Phenobarbital offers the advantage of parenteral (intravenous or intramuscular) administration. As with phenytoin, loading doses may be given, but they increase the chance of sedation depending on dose, rate, and route. Many laboratories consider the therapeutic range to be 15–40 mg/mL, although levels of 10–15 mg/mL or less may be enough to control seizures in many patients. The target level depends on the perceived risk of adverse effects, principally sedation, versus the risk and potential morbidity of another seizure. Because the volume of distribution in adults is approximately 0.5 liter/ kg, a loading dose of 2 mg/kg is needed to raise the level by 1 mg/mL.
In status epilepticus, 10–20 mg/kg can be given at up to 100 mg per minute, but again, cardiovascular depression is a significant risk, especially in the elderly. Respiratory suppression in this setting is virtually universal, particularly if benzodiazepines have been given first.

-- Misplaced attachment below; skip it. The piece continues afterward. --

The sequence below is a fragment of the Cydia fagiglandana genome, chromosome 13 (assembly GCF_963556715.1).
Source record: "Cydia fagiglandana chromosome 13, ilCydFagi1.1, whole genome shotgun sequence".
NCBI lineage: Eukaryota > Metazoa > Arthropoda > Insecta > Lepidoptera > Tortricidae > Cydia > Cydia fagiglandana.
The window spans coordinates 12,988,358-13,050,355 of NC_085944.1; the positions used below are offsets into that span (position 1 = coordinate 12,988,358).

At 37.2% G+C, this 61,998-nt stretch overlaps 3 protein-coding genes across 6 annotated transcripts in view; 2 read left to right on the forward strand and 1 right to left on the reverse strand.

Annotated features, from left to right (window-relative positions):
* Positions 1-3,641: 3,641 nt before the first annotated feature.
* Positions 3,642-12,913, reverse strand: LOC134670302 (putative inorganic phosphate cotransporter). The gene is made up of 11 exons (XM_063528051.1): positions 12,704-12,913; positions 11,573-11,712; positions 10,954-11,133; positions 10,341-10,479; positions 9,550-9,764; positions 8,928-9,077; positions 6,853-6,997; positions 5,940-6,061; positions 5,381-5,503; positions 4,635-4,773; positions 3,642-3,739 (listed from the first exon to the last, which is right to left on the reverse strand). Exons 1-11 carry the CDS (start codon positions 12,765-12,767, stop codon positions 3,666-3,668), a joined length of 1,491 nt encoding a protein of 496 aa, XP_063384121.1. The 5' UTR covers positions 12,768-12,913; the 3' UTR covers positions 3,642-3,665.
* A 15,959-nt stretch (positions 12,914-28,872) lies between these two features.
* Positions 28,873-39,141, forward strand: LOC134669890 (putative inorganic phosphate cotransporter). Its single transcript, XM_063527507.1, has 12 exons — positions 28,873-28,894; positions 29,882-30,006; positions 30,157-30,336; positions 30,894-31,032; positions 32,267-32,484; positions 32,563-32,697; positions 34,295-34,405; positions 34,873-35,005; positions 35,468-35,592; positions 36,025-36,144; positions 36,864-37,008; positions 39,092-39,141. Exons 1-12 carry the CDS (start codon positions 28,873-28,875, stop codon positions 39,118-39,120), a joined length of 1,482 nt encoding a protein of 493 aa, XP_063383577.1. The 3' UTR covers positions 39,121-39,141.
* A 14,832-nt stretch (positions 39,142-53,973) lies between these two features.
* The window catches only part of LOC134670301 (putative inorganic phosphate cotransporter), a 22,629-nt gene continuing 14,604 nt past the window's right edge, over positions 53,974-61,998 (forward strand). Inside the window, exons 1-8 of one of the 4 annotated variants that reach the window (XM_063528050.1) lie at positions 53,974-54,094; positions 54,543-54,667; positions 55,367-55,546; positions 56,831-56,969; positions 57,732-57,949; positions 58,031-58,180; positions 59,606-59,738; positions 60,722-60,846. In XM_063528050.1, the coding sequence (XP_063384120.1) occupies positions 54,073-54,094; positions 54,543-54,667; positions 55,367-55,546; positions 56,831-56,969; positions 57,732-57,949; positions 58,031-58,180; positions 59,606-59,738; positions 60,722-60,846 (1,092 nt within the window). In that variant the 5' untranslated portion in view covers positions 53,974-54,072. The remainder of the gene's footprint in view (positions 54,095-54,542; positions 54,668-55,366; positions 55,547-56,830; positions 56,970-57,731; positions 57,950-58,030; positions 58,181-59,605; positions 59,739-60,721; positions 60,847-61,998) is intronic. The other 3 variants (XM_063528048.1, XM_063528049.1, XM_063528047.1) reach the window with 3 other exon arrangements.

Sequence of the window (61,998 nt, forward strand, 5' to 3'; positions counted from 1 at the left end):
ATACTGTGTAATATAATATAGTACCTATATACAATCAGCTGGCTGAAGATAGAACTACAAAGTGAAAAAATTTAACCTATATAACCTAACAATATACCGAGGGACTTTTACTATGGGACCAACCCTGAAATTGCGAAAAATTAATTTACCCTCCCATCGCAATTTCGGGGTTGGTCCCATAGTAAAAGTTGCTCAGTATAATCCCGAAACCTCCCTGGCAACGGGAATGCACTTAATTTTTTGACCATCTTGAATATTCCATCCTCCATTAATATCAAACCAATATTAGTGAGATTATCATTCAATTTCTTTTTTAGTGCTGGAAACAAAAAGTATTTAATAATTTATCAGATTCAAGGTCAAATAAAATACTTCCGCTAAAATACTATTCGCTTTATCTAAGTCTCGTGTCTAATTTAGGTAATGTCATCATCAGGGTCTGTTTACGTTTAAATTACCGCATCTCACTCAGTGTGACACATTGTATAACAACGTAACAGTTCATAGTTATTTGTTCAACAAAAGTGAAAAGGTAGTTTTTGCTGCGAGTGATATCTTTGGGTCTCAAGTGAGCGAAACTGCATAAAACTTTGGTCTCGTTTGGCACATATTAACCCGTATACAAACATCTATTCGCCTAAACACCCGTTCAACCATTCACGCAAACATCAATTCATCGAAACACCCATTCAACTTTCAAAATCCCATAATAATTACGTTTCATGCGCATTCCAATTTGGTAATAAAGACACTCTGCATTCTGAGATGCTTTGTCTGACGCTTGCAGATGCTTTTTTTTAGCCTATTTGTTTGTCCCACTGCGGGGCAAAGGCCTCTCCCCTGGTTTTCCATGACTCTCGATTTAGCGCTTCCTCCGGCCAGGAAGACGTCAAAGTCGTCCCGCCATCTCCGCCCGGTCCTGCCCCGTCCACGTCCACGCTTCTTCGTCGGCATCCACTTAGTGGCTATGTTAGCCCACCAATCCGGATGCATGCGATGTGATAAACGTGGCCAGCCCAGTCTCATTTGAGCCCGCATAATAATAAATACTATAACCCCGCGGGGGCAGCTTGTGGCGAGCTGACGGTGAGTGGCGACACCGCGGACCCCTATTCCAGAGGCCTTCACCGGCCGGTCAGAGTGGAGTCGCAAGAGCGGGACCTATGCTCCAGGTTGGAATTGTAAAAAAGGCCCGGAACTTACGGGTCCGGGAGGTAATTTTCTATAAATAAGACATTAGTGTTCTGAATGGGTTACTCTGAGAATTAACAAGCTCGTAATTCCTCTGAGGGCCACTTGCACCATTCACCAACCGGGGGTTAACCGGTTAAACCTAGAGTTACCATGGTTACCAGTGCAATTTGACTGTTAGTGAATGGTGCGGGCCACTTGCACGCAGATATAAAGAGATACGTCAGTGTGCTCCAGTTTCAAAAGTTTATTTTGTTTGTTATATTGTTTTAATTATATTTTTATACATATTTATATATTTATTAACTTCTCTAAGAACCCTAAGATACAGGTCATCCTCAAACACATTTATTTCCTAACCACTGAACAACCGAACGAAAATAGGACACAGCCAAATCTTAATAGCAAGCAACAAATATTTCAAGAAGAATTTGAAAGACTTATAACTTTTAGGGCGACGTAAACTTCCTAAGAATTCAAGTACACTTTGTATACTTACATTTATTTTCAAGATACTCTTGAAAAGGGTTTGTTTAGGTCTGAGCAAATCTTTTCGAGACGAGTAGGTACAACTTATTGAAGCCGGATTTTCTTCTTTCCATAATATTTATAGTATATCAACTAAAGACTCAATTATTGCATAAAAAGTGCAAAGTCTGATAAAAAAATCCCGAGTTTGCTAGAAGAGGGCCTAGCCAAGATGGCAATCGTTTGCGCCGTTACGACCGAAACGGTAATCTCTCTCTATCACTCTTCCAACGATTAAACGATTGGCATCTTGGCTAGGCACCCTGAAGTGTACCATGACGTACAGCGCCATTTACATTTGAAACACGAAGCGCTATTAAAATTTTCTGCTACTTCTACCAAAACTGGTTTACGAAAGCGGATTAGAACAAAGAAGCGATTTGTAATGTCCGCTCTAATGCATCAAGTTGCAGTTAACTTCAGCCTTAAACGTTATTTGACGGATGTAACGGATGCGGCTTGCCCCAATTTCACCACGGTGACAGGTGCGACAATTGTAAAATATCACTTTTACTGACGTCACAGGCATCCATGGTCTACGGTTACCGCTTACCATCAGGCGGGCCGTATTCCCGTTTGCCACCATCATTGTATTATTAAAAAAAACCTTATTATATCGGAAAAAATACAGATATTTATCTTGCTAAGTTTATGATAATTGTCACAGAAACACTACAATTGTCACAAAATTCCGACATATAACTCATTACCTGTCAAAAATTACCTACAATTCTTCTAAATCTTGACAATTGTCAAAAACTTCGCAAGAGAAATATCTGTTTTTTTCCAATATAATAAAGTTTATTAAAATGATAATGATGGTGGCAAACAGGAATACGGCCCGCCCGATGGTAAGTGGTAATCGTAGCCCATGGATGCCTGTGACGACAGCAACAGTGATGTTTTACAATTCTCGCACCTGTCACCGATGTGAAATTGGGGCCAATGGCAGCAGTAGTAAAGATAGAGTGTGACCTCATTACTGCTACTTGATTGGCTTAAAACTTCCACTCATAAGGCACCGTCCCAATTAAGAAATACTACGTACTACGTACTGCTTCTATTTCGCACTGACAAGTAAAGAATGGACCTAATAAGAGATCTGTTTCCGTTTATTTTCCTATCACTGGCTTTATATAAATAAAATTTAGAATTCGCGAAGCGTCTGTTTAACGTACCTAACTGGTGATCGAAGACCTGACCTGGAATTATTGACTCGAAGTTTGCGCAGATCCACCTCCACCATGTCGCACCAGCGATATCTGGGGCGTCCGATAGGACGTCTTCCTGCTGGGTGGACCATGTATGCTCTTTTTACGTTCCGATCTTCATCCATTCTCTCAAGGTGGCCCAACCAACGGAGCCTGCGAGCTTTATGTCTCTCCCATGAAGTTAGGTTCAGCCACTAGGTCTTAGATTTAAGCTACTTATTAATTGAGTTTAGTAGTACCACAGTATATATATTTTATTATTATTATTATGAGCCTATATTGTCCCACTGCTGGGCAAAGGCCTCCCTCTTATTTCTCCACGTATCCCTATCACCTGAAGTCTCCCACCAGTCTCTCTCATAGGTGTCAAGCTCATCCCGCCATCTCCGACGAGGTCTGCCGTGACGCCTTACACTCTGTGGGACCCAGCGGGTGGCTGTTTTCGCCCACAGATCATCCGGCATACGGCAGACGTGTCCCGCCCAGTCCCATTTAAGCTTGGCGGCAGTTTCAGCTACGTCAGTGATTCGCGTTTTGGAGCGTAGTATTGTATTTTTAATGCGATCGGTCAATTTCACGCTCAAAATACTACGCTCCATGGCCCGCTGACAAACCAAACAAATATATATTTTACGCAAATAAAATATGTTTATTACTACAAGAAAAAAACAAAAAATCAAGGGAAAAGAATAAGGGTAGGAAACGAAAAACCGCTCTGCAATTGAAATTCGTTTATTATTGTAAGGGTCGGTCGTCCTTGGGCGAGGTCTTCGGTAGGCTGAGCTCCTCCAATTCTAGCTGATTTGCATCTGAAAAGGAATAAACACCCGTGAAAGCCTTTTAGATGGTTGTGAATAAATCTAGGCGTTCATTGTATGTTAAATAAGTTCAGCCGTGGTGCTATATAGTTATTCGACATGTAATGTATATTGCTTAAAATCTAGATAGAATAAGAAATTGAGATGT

At more modest doses, sedation is the most common adverse effect, although patients with neurologic impairments can sometimes have “paradoxic” agitation, probably resulting from disinhibition of behavioral control or exacerbation of pre-existing focal or global neurologic deficits.
Discontinuation of phenobarbital, at least with chronic treatment, has been linked to withdrawal seizures.
Dose-related effects include sedation, depression, and cognitive slowing, as well as dizziness and ataxia. On average, phenobarbital is likely to have more detrimental cognitive effects than phenytoin, carbamazepine, and valproate.104,105
Chronic effects on connective tissue, such as frozen shoulder, have also been reported.
Reviewed and revised April 2004 by Steven C. Schachter, MD, epilepsy.com Editorial Board.
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